Senior officials in the British government are urging the prime minister to prioritise signing a U.S. trade deal after Brexit.
Sources told Business Insider that Department for International Trade officials would see the successful completion of a Trump trade deal before any others as a victory for Brexit Britain. DIT also reportedly wants to agree on deals with New Zealand and Australia in a similar timeframe.
The report comes during a week of similar reports that ministers are assessing the feasibility of prioritising a Trump trade deal over an EU deal, with Prime Minister Boris Johnson allegedly agreeing to a “hell for leather” approach to signing a free trade agreement with the United States.
In recent weeks, Cabinet ministers and the U.S. ambassador to the UK Woody Johnson have said that the government should pursue an American trade deal to put pressure on Brussels. The EU has threatened to hold up a trade deal with the UK, primarily over the prospect of the UK diverging from the bloc after the transition period ends on December 31st, 2020.
EU Draws up List of British Financial Industries to Punish https://t.co/etcO8pN5zt
— Breitbart London (@BreitbartLondon) January 24, 2020
Brexiteer and former leader of the Conservative Party Iain Duncan Smith backs prioritising a U.S. trade deal to show Brussels that London is looking beyond Europe to forge trading relationships, writing in The Telegraph:
First, once we officially leave, we must do a much better job than we have done so far in the next negotiating round. The EU have it all mapped out, they believe they have us over a barrel and are toughening their position. From what they understand in their conversations with civil servants, the UK will seek trade talks first with the EU before commencing any serious talks with the USA.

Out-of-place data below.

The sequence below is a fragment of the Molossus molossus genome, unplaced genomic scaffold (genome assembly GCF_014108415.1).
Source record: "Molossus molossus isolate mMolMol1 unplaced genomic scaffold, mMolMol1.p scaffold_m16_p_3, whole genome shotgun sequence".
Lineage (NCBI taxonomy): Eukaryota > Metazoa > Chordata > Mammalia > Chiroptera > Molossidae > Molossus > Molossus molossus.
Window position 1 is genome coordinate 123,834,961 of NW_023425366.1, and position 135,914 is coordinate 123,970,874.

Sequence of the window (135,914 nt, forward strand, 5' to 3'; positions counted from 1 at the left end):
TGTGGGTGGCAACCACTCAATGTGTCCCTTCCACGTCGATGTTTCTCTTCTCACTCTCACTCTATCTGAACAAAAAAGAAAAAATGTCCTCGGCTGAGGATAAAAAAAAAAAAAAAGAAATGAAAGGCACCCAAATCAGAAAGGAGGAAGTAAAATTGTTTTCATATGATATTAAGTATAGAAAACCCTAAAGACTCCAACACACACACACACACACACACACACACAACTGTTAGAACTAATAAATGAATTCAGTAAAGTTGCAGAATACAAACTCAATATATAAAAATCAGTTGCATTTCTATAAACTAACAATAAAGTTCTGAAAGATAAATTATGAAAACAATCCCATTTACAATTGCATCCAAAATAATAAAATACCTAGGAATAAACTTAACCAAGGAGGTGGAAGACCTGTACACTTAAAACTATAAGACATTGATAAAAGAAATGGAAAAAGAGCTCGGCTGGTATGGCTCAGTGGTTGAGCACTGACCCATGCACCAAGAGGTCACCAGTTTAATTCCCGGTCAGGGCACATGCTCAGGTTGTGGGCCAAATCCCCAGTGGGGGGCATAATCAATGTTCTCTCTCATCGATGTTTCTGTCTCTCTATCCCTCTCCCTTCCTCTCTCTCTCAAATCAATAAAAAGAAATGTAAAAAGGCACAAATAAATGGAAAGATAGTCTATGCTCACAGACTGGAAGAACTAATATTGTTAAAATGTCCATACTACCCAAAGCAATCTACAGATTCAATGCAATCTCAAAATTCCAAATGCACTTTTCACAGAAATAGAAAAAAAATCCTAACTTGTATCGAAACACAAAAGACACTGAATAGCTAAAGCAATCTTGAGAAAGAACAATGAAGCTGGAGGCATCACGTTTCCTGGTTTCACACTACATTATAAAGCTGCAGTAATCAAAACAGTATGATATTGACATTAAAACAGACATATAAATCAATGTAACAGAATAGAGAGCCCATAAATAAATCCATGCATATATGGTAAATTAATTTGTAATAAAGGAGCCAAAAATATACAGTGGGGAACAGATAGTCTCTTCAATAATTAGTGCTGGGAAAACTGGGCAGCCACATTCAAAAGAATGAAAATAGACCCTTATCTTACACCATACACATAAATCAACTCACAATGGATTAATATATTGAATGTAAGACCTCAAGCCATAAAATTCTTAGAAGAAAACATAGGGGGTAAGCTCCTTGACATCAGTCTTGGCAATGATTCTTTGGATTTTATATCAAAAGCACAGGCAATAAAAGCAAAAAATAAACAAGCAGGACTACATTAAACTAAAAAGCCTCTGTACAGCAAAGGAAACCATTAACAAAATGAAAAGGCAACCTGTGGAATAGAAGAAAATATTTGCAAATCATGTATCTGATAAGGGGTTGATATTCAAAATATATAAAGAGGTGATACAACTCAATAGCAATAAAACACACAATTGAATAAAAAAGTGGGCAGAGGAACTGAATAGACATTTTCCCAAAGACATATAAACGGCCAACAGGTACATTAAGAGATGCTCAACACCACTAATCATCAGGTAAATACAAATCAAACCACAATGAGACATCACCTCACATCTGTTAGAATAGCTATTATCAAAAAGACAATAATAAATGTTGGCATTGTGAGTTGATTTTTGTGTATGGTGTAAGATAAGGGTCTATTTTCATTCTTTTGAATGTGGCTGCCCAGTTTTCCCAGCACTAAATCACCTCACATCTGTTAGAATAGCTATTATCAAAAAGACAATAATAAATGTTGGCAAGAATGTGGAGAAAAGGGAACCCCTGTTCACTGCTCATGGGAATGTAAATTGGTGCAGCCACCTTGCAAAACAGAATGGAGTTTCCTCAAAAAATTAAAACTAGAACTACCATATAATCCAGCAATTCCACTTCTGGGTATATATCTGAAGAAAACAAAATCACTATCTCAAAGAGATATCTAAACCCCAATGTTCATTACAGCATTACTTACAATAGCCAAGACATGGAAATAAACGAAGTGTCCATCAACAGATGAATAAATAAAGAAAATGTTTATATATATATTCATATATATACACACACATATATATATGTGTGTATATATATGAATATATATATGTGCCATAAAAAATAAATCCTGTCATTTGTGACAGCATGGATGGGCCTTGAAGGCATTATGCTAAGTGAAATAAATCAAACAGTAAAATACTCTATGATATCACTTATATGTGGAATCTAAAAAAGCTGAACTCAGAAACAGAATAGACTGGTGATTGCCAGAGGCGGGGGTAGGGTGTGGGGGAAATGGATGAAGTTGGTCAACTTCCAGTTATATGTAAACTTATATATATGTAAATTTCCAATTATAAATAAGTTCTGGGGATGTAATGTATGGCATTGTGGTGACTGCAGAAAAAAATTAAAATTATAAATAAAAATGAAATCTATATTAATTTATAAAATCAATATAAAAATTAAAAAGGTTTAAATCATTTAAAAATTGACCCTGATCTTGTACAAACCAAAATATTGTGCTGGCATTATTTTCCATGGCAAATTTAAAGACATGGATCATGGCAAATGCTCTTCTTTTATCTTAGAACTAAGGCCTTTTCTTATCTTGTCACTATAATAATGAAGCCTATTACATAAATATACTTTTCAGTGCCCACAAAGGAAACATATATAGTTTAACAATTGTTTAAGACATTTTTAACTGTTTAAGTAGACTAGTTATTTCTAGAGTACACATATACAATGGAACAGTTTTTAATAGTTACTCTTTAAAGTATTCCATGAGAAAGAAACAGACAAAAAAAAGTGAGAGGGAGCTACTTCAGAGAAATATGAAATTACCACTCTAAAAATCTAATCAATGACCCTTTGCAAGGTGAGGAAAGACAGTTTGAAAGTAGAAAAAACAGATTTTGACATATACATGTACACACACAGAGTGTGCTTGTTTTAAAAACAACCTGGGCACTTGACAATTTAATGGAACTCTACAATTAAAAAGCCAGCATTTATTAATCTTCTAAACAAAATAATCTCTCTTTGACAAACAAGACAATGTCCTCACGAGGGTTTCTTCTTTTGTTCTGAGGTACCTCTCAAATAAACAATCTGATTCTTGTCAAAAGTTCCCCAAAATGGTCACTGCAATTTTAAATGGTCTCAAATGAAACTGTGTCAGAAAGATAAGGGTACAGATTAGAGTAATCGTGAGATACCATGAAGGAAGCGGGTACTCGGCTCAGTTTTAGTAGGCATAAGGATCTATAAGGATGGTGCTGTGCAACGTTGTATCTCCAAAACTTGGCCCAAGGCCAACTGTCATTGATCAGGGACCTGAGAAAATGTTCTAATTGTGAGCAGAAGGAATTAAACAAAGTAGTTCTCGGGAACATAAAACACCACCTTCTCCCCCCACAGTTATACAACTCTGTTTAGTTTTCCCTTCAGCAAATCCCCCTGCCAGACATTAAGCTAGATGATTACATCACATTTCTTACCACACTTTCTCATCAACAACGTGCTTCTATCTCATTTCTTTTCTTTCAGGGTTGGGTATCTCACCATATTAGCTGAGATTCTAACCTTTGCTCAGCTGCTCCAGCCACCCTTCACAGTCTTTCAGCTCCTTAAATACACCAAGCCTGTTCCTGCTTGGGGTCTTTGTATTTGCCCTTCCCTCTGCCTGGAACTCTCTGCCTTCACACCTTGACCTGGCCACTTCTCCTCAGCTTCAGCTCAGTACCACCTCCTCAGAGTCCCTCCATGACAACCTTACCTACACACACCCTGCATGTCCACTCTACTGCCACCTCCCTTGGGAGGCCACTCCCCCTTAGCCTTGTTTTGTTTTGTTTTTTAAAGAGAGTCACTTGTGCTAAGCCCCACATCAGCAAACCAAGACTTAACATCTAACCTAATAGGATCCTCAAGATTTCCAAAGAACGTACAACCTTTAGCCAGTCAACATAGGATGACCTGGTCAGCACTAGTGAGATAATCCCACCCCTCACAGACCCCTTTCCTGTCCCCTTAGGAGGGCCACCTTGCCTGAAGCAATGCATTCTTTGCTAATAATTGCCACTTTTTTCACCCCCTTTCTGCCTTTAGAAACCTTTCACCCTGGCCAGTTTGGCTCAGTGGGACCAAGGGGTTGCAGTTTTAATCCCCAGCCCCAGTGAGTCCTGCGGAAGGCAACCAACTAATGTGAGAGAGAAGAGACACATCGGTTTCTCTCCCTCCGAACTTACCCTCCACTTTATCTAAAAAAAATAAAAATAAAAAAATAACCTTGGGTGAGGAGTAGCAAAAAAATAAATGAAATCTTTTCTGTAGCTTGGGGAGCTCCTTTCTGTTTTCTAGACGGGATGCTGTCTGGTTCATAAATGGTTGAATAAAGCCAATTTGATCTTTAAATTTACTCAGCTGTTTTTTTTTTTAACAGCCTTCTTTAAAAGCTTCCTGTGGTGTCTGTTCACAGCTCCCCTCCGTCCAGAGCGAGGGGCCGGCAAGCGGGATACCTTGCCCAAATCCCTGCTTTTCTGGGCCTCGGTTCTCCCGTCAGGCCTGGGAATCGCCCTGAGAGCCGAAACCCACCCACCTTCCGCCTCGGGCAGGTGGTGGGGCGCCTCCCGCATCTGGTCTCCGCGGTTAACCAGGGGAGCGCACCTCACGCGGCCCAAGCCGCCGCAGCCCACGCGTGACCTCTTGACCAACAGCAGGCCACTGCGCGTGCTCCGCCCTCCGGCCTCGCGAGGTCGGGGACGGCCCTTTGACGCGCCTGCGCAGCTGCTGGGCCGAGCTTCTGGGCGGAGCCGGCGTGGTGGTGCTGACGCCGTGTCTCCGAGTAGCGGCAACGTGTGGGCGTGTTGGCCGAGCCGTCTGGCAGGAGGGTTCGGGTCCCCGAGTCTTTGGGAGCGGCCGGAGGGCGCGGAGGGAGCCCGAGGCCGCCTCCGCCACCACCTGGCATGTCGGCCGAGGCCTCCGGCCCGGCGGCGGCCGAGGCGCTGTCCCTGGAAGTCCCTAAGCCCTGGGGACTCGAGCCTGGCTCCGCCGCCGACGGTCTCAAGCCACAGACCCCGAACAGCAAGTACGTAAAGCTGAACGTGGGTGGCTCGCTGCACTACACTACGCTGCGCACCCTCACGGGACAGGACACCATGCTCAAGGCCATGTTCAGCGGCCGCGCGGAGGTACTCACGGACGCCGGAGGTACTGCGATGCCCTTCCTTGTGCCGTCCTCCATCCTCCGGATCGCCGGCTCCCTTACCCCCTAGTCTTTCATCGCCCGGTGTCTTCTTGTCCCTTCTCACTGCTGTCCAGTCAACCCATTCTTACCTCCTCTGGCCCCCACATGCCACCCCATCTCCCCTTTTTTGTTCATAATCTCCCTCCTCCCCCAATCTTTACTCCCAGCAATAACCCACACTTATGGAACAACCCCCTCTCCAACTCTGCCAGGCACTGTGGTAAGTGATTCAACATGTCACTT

As the EU drags its feet into March before they deign to start talks with the UK, they appear certain that we will only go through the motions with the USA. Yet this early skirmish is one we must win. We have to confound the EU’s expectations and engage with the United States immediately.
–UK “top of the list of trade agreements”–
The United States shares Britain’s goal to prioritise a bilateral free trade agreement, with U.S. Treasury secretary Steve Mnuchin telling media during the World Economic Forum in Davos, Switzerland, on Friday that the UK is “at the top of the list” for an FTA after Brexit.
“On the UK, the president has been clear going back to the election that the UK is our number one ally and will be at the top of the list of trade agreements. We look forward to getting that done this year,” Mr Mnuchin said.
“We’re encouraged. We know they also have to get a deal with the EU,” he added.
Mr Mnuchin said earlier in the week that the UK-U.S. FTA will be signed by the end of the year.
Also speaking from Davos this week, President Donald Trump said he was looking forward to “negotiating a tremendous new deal with the United Kingdom”.
–Japan reportedly seeking UK trade deal–
Meanwhile, Japan is also reportedly seeking a bilateral trade deal with Brexit Britain. Whitehall sources have told The Sun that the country’s prime minister, Abe Shinzo, says that he wants a deal as soon as possible.
Prime Minister Boris Johnson reportedly backs pursuit of a quick trade deal with the far-east country, with a senior Whitehall source telling the tabloid: “The PM is very keen on the Japan deal now, and think we can use it as a bit of a trailblazer.
“It will really help to show Brussels as well as the rest of the world we’re ready to go.”
EU Preparing to Give UK Worse Trade Deal than Canada, Japan: Report https://t.co/YzRUQRI8Lz
— Breitbart London (@BreitbartLondon) January 22, 2020